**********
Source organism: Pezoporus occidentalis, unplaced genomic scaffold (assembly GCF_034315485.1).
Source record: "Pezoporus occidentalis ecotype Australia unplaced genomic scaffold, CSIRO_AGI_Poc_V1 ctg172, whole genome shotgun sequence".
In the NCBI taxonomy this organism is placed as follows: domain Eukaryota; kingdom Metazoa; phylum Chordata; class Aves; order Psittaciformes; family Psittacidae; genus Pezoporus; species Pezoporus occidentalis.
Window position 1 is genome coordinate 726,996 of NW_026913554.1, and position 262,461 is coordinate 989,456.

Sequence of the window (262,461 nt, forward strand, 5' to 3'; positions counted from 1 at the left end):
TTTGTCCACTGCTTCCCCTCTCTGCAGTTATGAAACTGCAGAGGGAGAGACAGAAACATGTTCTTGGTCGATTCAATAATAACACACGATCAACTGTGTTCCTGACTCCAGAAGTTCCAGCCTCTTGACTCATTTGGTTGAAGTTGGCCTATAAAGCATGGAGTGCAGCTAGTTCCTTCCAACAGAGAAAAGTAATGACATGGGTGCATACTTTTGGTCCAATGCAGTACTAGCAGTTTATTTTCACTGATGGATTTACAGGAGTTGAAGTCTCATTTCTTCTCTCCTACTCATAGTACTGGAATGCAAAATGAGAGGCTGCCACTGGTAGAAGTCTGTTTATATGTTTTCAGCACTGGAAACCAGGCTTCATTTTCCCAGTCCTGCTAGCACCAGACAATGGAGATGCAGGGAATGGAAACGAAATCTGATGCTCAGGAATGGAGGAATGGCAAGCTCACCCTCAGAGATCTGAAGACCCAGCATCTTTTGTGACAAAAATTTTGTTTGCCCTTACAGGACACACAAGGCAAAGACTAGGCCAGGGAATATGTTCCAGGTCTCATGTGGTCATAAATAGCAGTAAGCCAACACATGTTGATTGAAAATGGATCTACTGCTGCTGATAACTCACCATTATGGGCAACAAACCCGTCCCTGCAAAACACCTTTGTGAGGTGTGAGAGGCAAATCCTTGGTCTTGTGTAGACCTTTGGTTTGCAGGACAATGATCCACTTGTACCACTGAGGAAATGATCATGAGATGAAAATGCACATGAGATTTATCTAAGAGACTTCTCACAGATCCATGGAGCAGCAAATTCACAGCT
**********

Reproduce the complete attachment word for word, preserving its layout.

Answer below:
Source organism: Pezoporus occidentalis, unplaced genomic scaffold (assembly GCF_034315485.1).
Source record: "Pezoporus occidentalis ecotype Australia unplaced genomic scaffold, CSIRO_AGI_Poc_V1 ctg172, whole genome shotgun sequence".
In the NCBI taxonomy this organism is placed as follows: domain Eukaryota; kingdom Metazoa; phylum Chordata; class Aves; order Psittaciformes; family Psittacidae; genus Pezoporus; species Pezoporus occidentalis.
Window position 1 is genome coordinate 726,996 of NW_026913554.1, and position 262,461 is coordinate 989,456.

Sequence of the window (262,461 nt, forward strand, 5' to 3'; positions counted from 1 at the left end):
TTTGTCCACTGCTTCCCCTCTCTGCAGTTATGAAACTGCAGAGGGAGAGACAGAAACATGTTCTTGGTCGATTCAATAATAACACACGATCAACTGTGTTCCTGACTCCAGAAGTTCCAGCCTCTTGACTCATTTGGTTGAAGTTGGCCTATAAAGCATGGAGTGCAGCTAGTTCCTTCCAACAGAGAAAAGTAATGACATGGGTGCATACTTTTGGTCCAATGCAGTACTAGCAGTTTATTTTCACTGATGGATTTACAGGAGTTGAAGTCTCATTTCTTCTCTCCTACTCATAGTACTGGAATGCAAAATGAGAGGCTGCCACTGGTAGAAGTCTGTTTATATGTTTTCAGCACTGGAAACCAGGCTTCATTTTCCCAGTCCTGCTAGCACCAGACAATGGAGATGCAGGGAATGGAAACGAAATCTGATGCTCAGGAATGGAGGAATGGCAAGCTCACCCTCAGAGATCTGAAGACCCAGCATCTTTTGTGACAAAAATTTTGTTTGCCCTTACAGGACACACAAGGCAAAGACTAGGCCAGGGAATATGTTCCAGGTCTCATGTGGTCATAAATAGCAGTAAGCCAACACATGTTGATTGAAAATGGATCTACTGCTGCTGATAACTCACCATTATGGGCAACAAACCCGTCCCTGCAAAACACCTTTGTGAGGTGTGAGAGGCAAATCCTTGGTCTTGTGTAGACCTTTGGTTTGCAGGACAATGATCCACTTGTACCACTGAGGAAATGATCATGAGATGAAAATGCACATGAGATTTATCTAAGAGACTTCTCACAGATCCATGGAGCAGCAAATTCACAGCT